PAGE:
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COMMONWEALTH v. PRASNIKAR (06/16/72)

decided: June 16, 1972.

COMMONWEALTH
v.
PRASNIKAR, APPELLANT



Appeal from judgment of Court of Common Pleas of Westmoreland County, April T., 1971, No. 188, in case of Commonwealth of Pennsylvania v. Karen Prasnikar.

COUNSEL

Dante G. Bertani, Assistant Public Defender, with him Albert C. Gaudio, Assistant Public Defender, for appellant.

Henry A. Martin, Assistant District Attorney, with him Louis H. Ceraso, Assistant District Attorney, and John N. Scales, District Attorney, for Commonwealth, appellee.

Wright, P. J., Watkins, Jacobs, Hoffman, Spaulding, Cercone, and Packel, JJ. Opinion by Jacobs, J. Wright, P. J., and Watkins, J., would affirm the order below.

Author: Jacobs

[ 221 Pa. Super. Page 470]

In this appeal defendant places in issue the validity of a search warrant. She contends that the warrant was not supported by probable cause and consequently

[ 221 Pa. Super. Page 471]

    the evidence of narcotics found during a search pursuant to the warrant should not have been admitted at her trial. The trial court, refusing to suppress the evidence, found her guilty of drug-possession, from which judgment she now appeals. For the reasons that follow we reverse and order a new trial.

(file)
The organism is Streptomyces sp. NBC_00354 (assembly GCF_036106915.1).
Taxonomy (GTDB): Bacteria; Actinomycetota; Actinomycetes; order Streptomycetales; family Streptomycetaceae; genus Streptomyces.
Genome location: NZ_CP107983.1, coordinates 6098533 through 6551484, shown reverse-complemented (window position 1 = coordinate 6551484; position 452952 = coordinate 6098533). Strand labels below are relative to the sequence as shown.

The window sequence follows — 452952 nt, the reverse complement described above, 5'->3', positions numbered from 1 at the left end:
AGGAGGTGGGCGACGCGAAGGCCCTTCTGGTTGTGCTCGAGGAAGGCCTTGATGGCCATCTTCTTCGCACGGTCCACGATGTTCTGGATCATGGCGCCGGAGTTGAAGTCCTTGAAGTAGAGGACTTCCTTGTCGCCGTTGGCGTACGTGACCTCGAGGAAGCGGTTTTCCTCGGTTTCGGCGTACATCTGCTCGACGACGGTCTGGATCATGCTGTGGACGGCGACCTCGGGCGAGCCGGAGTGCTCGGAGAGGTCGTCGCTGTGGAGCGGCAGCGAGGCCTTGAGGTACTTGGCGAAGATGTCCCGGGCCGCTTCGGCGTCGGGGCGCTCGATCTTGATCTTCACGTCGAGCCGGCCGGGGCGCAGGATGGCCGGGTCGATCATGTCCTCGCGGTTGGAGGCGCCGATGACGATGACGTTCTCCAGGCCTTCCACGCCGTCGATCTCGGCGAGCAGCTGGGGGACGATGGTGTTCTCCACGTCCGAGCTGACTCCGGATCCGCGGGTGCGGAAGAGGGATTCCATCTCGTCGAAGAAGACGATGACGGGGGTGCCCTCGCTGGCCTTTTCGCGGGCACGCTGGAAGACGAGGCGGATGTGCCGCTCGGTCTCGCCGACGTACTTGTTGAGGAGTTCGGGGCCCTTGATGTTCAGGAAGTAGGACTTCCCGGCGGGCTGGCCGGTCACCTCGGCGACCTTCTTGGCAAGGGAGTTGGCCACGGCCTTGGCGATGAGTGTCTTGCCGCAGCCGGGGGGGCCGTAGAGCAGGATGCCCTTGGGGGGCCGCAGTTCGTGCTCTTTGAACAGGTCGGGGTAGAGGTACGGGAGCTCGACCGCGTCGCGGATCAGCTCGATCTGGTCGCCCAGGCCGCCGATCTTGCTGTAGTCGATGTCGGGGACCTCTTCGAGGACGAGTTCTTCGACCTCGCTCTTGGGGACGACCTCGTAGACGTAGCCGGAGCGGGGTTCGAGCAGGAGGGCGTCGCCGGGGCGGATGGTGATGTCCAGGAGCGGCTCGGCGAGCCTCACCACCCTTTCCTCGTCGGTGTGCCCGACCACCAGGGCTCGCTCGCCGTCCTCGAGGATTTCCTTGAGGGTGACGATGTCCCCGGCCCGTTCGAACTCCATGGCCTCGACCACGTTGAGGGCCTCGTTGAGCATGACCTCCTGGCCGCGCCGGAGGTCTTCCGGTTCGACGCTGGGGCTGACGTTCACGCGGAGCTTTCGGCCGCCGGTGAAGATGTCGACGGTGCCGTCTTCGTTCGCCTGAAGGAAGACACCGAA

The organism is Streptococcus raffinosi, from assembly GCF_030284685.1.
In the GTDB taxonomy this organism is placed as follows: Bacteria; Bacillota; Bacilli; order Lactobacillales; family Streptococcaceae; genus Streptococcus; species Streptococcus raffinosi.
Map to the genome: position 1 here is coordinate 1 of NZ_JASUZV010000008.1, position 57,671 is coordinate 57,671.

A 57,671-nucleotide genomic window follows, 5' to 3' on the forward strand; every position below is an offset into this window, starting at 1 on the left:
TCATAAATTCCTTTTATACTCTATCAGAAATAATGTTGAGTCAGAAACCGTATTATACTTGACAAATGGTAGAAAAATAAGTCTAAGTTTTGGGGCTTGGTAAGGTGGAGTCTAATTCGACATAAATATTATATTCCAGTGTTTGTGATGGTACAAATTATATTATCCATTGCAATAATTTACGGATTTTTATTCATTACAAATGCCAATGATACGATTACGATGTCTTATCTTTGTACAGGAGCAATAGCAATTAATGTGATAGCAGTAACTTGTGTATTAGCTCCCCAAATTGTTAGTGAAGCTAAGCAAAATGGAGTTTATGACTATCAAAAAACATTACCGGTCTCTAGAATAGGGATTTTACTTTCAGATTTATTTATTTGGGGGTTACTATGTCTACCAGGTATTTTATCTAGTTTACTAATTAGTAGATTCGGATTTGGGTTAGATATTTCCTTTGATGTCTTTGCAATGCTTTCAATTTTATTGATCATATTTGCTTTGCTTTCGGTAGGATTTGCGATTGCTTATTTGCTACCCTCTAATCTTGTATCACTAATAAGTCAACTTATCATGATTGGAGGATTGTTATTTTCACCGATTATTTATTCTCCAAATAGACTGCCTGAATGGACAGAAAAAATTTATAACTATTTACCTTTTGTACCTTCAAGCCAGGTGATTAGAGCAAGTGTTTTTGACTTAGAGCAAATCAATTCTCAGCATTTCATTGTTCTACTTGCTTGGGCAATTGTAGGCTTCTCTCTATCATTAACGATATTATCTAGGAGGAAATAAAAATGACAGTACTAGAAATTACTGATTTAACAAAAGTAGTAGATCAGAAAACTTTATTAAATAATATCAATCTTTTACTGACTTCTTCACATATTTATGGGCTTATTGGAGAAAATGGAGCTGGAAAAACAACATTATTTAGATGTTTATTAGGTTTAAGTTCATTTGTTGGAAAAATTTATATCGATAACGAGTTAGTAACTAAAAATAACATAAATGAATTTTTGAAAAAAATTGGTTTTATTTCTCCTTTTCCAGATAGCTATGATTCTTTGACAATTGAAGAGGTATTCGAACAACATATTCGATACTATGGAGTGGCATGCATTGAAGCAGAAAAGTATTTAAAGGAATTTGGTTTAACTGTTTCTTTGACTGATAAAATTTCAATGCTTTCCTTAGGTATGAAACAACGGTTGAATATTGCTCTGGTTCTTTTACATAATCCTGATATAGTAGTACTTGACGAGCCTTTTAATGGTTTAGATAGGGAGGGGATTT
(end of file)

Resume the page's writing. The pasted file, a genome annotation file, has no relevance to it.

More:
The affidavit for the search warrant reads as follows: "Officer Reed received a phone call from a reliable informant to the activities of this house. A surveillance was conducted on Jan. 24, 27, 28, 29, 30, 1971. And known narcotic users were observed going into this house on the above dates. Also other information given to this Magistrate."

According to the testimony at the suppression hearing the "other information" given to the magistrate was as follows: The informant had given the affiant "reliable information on a previous occasion"; the informant advised the affiant that suspected and known addicts frequented defendant's apartment; and the affiant, during his surveillance of defendant's apartment, observed "quite a few people", including both suspected and known addicts, frequenting the place at all hours of the day and night.

This information fails to meet the Aguilar test for the validity of a search warrant. See Aguilar v. Texas, 378 U.S. 108 (1964). As we stated in Commonwealth v. Soychak, 221 Pa. Superior Ct. 458, 289 A.2d 119 (1972), the test mandated by Aguilar is twofold: The magistrate must be informed of some of the underlying circumstances (1) from which the informant concluded that the suspect was engaged in criminal activity, and (2) from which the affiant concluded that the informant was credible or his information reliable.

In the present case the first portion of the Aguilar test was clearly not met. The magistrate was not told how the ...


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